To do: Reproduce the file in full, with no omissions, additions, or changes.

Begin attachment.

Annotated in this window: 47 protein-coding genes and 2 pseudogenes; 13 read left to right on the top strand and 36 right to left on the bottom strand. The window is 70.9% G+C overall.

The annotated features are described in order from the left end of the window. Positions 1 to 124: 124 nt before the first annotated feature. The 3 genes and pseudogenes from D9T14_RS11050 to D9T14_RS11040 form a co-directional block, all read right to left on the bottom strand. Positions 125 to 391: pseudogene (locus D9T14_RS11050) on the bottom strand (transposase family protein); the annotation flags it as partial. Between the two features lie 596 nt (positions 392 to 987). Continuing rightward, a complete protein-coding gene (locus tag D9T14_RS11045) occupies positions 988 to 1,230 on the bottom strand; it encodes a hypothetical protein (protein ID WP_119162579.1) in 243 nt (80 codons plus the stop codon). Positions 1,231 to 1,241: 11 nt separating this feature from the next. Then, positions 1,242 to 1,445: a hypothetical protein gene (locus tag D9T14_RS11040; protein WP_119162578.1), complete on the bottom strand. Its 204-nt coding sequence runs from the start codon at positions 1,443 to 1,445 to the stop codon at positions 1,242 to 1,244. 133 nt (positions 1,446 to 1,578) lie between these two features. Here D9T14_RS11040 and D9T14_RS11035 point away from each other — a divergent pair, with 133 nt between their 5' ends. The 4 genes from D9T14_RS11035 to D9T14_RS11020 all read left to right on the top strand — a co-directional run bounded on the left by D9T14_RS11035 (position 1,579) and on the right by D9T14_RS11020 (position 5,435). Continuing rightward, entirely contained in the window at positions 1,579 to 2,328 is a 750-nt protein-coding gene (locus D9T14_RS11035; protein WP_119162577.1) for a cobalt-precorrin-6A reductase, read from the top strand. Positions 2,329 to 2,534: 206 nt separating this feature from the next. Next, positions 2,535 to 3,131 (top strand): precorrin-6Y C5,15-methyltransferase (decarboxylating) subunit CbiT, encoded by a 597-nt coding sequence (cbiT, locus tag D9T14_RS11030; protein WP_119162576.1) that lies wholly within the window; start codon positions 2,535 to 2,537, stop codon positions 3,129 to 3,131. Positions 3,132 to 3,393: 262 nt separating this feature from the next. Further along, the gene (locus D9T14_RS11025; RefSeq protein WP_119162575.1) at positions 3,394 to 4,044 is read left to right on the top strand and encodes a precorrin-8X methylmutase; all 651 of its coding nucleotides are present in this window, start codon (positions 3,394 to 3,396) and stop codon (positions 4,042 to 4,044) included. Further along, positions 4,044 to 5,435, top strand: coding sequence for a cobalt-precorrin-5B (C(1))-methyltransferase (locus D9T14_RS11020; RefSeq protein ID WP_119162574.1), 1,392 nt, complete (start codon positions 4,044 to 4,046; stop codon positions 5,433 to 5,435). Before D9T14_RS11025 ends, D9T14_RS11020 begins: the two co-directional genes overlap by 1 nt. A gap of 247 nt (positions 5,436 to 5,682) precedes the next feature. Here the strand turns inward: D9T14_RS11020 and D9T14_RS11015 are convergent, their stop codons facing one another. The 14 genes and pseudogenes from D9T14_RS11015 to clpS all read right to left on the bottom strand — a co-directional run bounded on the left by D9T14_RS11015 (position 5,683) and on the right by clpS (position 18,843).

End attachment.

Annotated in this window: 47 protein-coding genes and 2 pseudogenes; 13 read left to right on the top strand and 36 right to left on the bottom strand. The window is 70.9% G+C overall.

The annotated features are described in order from the left end of the window. Positions 1 to 124: 124 nt before the first annotated feature. The 3 genes and pseudogenes from D9T14_RS11050 to D9T14_RS11040 form a co-directional block, all read right to left on the bottom strand. Positions 125 to 391: pseudogene (locus D9T14_RS11050) on the bottom strand (transposase family protein); the annotation flags it as partial. Between the two features lie 596 nt (positions 392 to 987). Continuing rightward, a complete protein-coding gene (locus tag D9T14_RS11045) occupies positions 988 to 1,230 on the bottom strand; it encodes a hypothetical protein (protein ID WP_119162579.1) in 243 nt (80 codons plus the stop codon). Positions 1,231 to 1,241: 11 nt separating this feature from the next. Then, positions 1,242 to 1,445: a hypothetical protein gene (locus tag D9T14_RS11040; protein WP_119162578.1), complete on the bottom strand. Its 204-nt coding sequence runs from the start codon at positions 1,443 to 1,445 to the stop codon at positions 1,242 to 1,244. 133 nt (positions 1,446 to 1,578) lie between these two features. Here D9T14_RS11040 and D9T14_RS11035 point away from each other — a divergent pair, with 133 nt between their 5' ends. The 4 genes from D9T14_RS11035 to D9T14_RS11020 all read left to right on the top strand — a co-directional run bounded on the left by D9T14_RS11035 (position 1,579) and on the right by D9T14_RS11020 (position 5,435). Continuing rightward, entirely contained in the window at positions 1,579 to 2,328 is a 750-nt protein-coding gene (locus D9T14_RS11035; protein WP_119162577.1) for a cobalt-precorrin-6A reductase, read from the top strand. Positions 2,329 to 2,534: 206 nt separating this feature from the next. Next, positions 2,535 to 3,131 (top strand): precorrin-6Y C5,15-methyltransferase (decarboxylating) subunit CbiT, encoded by a 597-nt coding sequence (cbiT, locus tag D9T14_RS11030; protein WP_119162576.1) that lies wholly within the window; start codon positions 2,535 to 2,537, stop codon positions 3,129 to 3,131. Positions 3,132 to 3,393: 262 nt separating this feature from the next. Further along, the gene (locus D9T14_RS11025; RefSeq protein WP_119162575.1) at positions 3,394 to 4,044 is read left to right on the top strand and encodes a precorrin-8X methylmutase; all 651 of its coding nucleotides are present in this window, start codon (positions 3,394 to 3,396) and stop codon (positions 4,042 to 4,044) included. Further along, positions 4,044 to 5,435, top strand: coding sequence for a cobalt-precorrin-5B (C(1))-methyltransferase (locus D9T14_RS11020; RefSeq protein ID WP_119162574.1), 1,392 nt, complete (start codon positions 4,044 to 4,046; stop codon positions 5,433 to 5,435). Before D9T14_RS11025 ends, D9T14_RS11020 begins: the two co-directional genes overlap by 1 nt. A gap of 247 nt (positions 5,436 to 5,682) precedes the next feature. Here the strand turns inward: D9T14_RS11020 and D9T14_RS11015 are convergent, their stop codons facing one another. The 14 genes and pseudogenes from D9T14_RS11015 to clpS all read right to left on the bottom strand — a co-directional run bounded on the left by D9T14_RS11015 (position 5,683) and on the right by clpS (position 18,843).